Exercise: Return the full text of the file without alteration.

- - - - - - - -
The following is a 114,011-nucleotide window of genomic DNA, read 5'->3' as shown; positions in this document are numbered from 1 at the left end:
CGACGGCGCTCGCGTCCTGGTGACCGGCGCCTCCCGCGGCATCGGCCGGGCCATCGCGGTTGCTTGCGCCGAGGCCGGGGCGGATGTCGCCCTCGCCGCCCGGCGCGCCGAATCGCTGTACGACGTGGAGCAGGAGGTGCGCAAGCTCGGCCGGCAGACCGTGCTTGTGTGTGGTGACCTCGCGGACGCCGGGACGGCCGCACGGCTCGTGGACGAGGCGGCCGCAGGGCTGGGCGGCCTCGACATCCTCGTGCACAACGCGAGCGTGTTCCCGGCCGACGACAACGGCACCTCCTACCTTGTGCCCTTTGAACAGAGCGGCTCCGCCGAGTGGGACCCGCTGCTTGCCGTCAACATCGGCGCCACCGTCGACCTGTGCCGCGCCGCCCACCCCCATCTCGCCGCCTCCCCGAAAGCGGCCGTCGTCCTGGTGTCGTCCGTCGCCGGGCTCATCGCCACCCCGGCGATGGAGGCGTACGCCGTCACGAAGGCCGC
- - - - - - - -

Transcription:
The following is a 114,011-nucleotide window of genomic DNA, read 5'->3' as shown; positions in this document are numbered from 1 at the left end:
CGACGGCGCTCGCGTCCTGGTGACCGGCGCCTCCCGCGGCATCGGCCGGGCCATCGCGGTTGCTTGCGCCGAGGCCGGGGCGGATGTCGCCCTCGCCGCCCGGCGCGCCGAATCGCTGTACGACGTGGAGCAGGAGGTGCGCAAGCTCGGCCGGCAGACCGTGCTTGTGTGTGGTGACCTCGCGGACGCCGGGACGGCCGCACGGCTCGTGGACGAGGCGGCCGCAGGGCTGGGCGGCCTCGACATCCTCGTGCACAACGCGAGCGTGTTCCCGGCCGACGACAACGGCACCTCCTACCTTGTGCCCTTTGAACAGAGCGGCTCCGCCGAGTGGGACCCGCTGCTTGCCGTCAACATCGGCGCCACCGTCGACCTGTGCCGCGCCGCCCACCCCCATCTCGCCGCCTCCCCGAAAGCGGCCGTCGTCCTGGTGTCGTCCGTCGCCGGGCTCATCGCCACCCCGGCGATGGAGGCGTACGCCGTCACGAAGGCCGC